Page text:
John Coleman has been trawling the country, training on plastic pitches and performing footballing miracles for years, but it hasn’t put him off the taste of overachieving.
A little over 20 years since he first became Accrington manager, non-league stalwart Coleman has taken his side from what is now the National League North to League One, while still playing in front of crowds of less than 3,000 and with the smallest wage bill in the division by some margin.
Even in the third tier, Stanley are forced to train on a 3G pitch, which proves a great source of irritation for the 57-year-old. Last season, they were kicked off so Burnley Ladies – who share the ground – could play a first-team match.
Coleman himself spends more time in service stations than he would like, acting as the Accrington’s one-man recruitment team and always insisting on running the rule on potential new recruits first-hand.
The sheer gulf in infrastructure between the likes of Accrington and other clubs like Sunderland and Portsmouth is rarely noticed because, on the pitch, there’s little to tell between them.
It’s more than 30 years since the club earned brief infamy when a Milk Marketing Board national TV advert asked ‘Accrington Stanley, who are they?’ and now Coleman is dreaming of dragging them back into the spotlight.
“I think we’ve got one more promotion in us, believe it or not,” he tells Sky Sports after picking up December’s Sky Bet Manager of the Month award for League One. “That would be a fairy tale if we could get to the Championship.”
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Not many pundits outside of east Lancashire will share that belief about a club with the lowest home attendance in League One and a revenue stream that would barely sustain a number of League Two sides. Their income every year wouldn’t be enough to pay even one average Premier League wage.
Lucky then that Accrington have never relied on material desires. If they had, there is no way they would have made it as far as they have. Coleman racks up more miles than your average Uber driver to watch players up and down the country – ability alone won’t be enough to earn you a place in his tight-knit dressing room.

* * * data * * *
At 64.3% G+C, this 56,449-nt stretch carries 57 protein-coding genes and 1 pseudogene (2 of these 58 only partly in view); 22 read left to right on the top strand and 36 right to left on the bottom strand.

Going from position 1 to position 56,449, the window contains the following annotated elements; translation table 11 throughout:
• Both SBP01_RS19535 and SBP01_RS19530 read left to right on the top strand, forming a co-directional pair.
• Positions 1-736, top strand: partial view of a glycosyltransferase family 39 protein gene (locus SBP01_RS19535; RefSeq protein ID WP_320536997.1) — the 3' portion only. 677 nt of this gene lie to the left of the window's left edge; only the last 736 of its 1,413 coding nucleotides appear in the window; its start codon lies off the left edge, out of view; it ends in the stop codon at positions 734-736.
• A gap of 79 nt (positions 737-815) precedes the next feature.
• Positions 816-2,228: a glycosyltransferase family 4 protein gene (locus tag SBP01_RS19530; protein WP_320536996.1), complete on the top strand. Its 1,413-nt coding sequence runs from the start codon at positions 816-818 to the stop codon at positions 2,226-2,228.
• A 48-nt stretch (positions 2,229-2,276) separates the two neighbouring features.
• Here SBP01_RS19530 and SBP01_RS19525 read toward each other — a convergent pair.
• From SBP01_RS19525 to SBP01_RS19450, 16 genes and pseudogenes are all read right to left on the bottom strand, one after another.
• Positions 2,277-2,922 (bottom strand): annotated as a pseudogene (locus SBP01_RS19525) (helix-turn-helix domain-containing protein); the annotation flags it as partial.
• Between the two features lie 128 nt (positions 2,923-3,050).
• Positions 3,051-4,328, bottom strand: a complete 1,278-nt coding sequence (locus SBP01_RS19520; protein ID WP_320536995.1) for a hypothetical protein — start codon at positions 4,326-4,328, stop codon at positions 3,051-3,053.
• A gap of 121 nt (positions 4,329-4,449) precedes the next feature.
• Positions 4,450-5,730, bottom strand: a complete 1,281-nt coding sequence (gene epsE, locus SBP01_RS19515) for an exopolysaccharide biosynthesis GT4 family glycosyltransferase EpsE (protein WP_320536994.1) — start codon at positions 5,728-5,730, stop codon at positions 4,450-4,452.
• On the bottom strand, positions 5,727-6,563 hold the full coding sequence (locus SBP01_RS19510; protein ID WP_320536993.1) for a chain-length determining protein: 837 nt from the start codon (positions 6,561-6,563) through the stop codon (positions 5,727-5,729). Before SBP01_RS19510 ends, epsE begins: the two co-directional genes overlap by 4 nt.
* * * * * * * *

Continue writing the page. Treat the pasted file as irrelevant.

Character is at the heart of all of Accrington’s success. In an era where players are criticised for having bigger priorities outside their football career, Coleman revels in the team spirit he has created at the Wham Stadium, and matched significantly weightier playing budgets with a group of players who will go the extra yard for the shirt.
“People think you just get players lined up and select the best, but you’ve got to sift through a lot,” he says. “It takes a certain character to be able to play for Accrington and to be able to perform the way we want them to perform.
“When you get out on the pitch, a player isn’t better than you because he drives a better car than you, or he’s had a better dinner than you. It’s what you show in your heart and your passion.
“I do a lot of hard yards, going around the country and watching a player to say no, rather than yes. I’ve built up a network of contacts to get a real feel for what someone is like, as a player and a man. There’s been one or two bad apples down the years, but the environment we’ve built means they get weeded out quickly by the other players. I don’t even really need to get involved.
“It’s depressing to see the way the professional game has changed, but we’ve created an environment where people come in and play for us, and enjoy the experience. There won’t be many people who come to Accrington and go away without good things to say about it.”
Things are starting to change as Accrington look to put their increasing, but still inconsiderable, windfall from the added TV money and higher attendances in League One into building a legacy. Three home games were called off earlier this year due to problems with the pitch but since owner Andy Holt paid for the Wham Stadium surface to be relaid over the summer, Coleman now considers it one of the best in League One.
A dedicated training ground – including real grass – is set to follow and has been in the pipeline for some time, but has been held up because of problems with nearby electricity pylons.
“By the close of play this season we’re hopeful to have something in place on that front,” Coleman smiles. “It’s been my hardest challenge to get a proper training ground in place, to be honest. I can’t stand the fact we’re training on a plastic pitch while playing on grass, so I don’t know what it’s doing for the players.
“The infrastructure of the club has grown already in the last few years under the owner. The ground is one we can be proud of. Eventually, when we get the training ground, we’ll leave a legacy when we’re all gone that this club can thrive for years to come.”